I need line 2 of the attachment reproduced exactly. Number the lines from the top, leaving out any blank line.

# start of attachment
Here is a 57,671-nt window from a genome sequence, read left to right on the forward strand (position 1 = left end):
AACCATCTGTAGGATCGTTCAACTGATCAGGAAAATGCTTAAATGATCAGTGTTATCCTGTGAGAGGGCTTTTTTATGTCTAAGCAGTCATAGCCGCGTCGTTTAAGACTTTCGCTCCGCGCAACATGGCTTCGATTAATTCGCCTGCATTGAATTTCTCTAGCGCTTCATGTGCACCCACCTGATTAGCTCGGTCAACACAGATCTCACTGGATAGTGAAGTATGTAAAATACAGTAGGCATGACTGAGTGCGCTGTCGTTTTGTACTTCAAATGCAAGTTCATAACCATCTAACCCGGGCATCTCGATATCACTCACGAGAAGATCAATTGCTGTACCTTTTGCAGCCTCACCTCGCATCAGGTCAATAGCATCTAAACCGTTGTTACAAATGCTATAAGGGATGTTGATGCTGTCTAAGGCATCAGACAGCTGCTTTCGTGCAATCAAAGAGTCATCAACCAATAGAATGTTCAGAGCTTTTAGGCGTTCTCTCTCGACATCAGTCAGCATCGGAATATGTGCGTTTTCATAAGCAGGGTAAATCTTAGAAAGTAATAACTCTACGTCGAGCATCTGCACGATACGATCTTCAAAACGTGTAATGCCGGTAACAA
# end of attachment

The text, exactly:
AACCATCTGTAGGATCGTTCAACTGATCAGGAAAATGCTTAAATGATCAGTGTTATCCTGTGAGAGGGCTTTTTTATGTCTAAGCAGTCATAGCCGCGTCGTTTAAGACTTTCGCTCCGCGCAACATGGCTTCGATTAATTCGCCTGCATTGAATTTCTCTAGCGCTTCATGTGCACCCACCTGATTAGCTCGGTCAACACAGATCTCACTGGATAGTGAAGTATGTAAAATACAGTAGGCATGACTGAGTGCGCTGTCGTTTTGTACTTCAAATGCAAGTTCATAACCATCTAACCCGGGCATCTCGATATCACTCACGAGAAGATCAATTGCTGTACCTTTTGCAGCCTCACCTCGCATCAGGTCAATAGCATCTAAACCGTTGTTACAAATGCTATAAGGGATGTTGATGCTGTCTAAGGCATCAGACAGCTGCTTTCGTGCAATCAAAGAGTCATCAACCAATAGAATGTTCAGAGCTTTTAGGCGTTCTCTCTCGACATCAGTCAGCATCGGAATATGTGCGTTTTCATAAGCAGGGTAAATCTTAGAAAGTAATAACTCTACGTCGAGCATCTGCACGATACGATCTTCAAAACGTGTAATGCCGGTAACAA